“Problem solving with American ingenuity” is seen in more than 50 intricately crafted working scale, one-of-a-kind models of inventions that were submitted to the U. S. Patent Office from the 1880s through the early 1900s. Intriguing to viewers of all ages ─ gadget and invention buffs to everyday folks ─ the patents for the proposed inventions are now a permanent part of our culture from the first patented rocking chair and fold-out bed to a burglar alarm! The exhibition is on view through the 2011 holiday season.
America’s manufacturing success is primarily due to the dreams and inventions of its many citizens. Few people realize that from the time George Washington formed the U.S. Patent Office in 1790, and throughout the American Industrial Revolution, inventors were required to submit a working, scale model of their inventions, when applying for a patent. The patent they sought was a limited property right that the government offered in exchange for the inventor’s agreement to share the details of his invention with the public.
The Rothschild Collection is the world’s largest gathering of viewable U.S. Patent Models. Fascinating, these original artifacts range from intricately crafted miniature weaving looms, motors, and bridges to common household items such as washing machines, vehicles, mechanical toys, caskets, and swing sets. Only one model exists for each invention, complete with its hand-written original tag. The Curious World of Patents includes patent models children and adults enjoy household, agricultural, medical, toys, musical instruments, and tools.
When United States manufacturing mushroomed in the last century, Yonkers was home to resourceful inventors, among them Leo Baekeland, who made the first plastic, and radio pioneer Edwin Howard Armstrong. However Yonkers’ Rudolf Eickemeyer, Sr., is probably king, and 28 models he made for hat manufacture are at the Smithsonian Institution, 12 more at the Hudson River Museum. A selection of Eickemeyer’s inventions will compliment The Curious World of Patent Models.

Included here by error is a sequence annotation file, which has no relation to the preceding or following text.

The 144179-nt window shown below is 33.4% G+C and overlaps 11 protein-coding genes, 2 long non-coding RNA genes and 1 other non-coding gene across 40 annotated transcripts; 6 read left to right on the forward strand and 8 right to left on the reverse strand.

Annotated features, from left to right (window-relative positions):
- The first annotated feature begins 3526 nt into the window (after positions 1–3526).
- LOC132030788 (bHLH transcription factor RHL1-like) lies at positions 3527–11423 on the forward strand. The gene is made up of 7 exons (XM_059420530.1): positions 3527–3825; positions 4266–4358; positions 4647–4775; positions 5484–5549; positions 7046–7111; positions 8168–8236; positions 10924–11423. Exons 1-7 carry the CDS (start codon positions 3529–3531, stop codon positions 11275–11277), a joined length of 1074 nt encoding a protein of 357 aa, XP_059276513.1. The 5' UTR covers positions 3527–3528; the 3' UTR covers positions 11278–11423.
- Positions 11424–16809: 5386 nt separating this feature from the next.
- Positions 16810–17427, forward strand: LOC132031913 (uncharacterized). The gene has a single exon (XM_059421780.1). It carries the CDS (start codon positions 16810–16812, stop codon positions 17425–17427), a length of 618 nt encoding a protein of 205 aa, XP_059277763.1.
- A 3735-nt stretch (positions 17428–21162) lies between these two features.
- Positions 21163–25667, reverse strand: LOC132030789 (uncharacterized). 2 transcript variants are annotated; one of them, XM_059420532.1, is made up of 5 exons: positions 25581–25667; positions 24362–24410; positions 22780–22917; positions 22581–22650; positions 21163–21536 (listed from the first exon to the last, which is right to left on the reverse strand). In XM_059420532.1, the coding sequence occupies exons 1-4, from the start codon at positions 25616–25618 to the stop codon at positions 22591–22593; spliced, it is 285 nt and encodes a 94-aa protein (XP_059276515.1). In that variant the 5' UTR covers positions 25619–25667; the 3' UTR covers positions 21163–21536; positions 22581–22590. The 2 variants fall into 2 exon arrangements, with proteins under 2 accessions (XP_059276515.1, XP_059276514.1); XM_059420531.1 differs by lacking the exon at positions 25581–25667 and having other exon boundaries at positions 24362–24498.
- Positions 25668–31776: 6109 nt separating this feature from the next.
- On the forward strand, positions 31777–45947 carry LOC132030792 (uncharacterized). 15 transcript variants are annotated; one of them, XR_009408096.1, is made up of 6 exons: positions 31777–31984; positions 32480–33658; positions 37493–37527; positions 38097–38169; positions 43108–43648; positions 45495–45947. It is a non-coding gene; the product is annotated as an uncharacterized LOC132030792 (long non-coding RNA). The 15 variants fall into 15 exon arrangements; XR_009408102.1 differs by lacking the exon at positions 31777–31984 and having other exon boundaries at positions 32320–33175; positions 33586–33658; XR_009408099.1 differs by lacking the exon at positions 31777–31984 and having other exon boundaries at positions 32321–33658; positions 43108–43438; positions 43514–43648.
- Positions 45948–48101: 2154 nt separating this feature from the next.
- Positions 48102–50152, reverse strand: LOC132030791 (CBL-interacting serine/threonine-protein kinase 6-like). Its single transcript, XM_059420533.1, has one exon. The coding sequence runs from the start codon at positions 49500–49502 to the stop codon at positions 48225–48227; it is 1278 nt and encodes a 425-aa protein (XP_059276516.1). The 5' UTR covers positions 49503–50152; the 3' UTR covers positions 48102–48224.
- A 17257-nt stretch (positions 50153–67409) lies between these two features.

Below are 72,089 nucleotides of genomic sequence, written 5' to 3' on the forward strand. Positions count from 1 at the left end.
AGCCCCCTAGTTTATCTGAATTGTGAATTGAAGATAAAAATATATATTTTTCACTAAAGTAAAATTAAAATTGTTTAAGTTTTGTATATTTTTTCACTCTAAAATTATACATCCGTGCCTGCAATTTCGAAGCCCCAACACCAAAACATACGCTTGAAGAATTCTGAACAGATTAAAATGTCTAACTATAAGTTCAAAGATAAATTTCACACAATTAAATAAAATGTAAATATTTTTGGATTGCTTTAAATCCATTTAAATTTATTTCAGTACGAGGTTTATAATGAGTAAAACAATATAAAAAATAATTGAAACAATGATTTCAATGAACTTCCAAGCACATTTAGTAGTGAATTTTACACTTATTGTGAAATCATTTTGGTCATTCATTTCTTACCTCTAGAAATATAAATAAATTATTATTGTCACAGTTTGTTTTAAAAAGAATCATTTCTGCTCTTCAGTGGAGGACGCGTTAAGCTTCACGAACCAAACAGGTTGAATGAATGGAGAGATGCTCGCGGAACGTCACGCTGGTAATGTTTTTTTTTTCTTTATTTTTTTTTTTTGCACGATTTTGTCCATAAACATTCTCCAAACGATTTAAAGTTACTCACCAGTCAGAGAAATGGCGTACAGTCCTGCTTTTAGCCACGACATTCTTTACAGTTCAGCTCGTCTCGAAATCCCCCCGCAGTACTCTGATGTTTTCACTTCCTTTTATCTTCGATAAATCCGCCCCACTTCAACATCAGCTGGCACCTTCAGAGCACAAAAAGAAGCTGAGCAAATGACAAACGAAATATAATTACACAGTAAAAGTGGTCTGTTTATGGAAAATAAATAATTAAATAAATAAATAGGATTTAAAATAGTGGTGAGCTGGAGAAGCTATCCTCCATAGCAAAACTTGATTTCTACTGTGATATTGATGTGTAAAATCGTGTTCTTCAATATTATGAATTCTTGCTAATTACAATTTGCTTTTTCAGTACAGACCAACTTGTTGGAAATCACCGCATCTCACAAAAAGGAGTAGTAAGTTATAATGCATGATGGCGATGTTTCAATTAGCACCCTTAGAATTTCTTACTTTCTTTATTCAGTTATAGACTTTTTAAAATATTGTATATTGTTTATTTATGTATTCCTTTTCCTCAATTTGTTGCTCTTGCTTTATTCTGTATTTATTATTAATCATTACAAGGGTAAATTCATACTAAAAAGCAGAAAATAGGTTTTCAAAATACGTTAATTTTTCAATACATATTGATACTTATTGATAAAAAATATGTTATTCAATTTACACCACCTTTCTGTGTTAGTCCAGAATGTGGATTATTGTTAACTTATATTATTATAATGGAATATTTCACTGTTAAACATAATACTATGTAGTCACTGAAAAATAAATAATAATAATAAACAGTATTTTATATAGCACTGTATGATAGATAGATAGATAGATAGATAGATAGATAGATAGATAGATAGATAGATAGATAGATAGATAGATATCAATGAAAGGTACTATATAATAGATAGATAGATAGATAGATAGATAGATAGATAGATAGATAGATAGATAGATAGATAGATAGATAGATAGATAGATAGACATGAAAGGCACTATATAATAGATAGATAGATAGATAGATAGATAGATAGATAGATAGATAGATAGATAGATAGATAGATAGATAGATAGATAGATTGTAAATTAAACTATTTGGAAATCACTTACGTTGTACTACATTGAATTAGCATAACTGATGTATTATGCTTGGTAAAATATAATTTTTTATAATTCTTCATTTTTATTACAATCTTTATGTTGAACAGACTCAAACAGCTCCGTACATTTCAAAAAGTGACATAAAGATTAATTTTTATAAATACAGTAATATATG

Courtesy of the Rothschild Patent Model Collection. Tour management by Smith Kramer Fine Arts.
Museum Programs Inspired by the exhibition The Curious World of Patents
All programs Free with Museum admission.
Sunday, November 13 1 pm
Gallery Tour: The Curious World of Patent Models
One-of-a-kind patent models reflect 19th- century innovations that changed how Americans live their lives. Join a Museum Educator to discuss these proposed inventions for home, recreation and transportation that impact our lives today.
Sunday, November 20 2:30 pm
Inventive Vision: The Optical Creations of Al Nagler
World-renowned optical engineer Al Nagler has an asteroid named for him, 10715 Nagler. He tells how his technology career enabled him to invent wide-field eyepieces and compact refractors of unparalled quality, for which he hold several patents, just like the inventors in the Museum’s exhibition The Curious World of Patents.
Science Sunday has been made possible by a gift from Domino Sugar.
Sunday, November 20 1 – 4 pm
Build a Marshmallow Launcher
Families design, build, and test an original marshmallow launcher in this drop-in workshop. Everyday household materials are used to propel the marshmallows. Distance and accuracy are important. Who knows? Perhaps your invention will take marshmallows to new heights!
Sheryl Goldberg has been encouraging creative thinking and problem solving for over 30 years. She is a middle school enrichment specialist, science teacher, and Destination ImagiNation coordinator as well as an adjunct professor at the College of New Rochelle, where she works with aspiring teachers.
This program is made possible, in part, by Cablevision.
Museum holiday closings:
Thursday, November 24; Sunday, December 25; Sunday, January 1.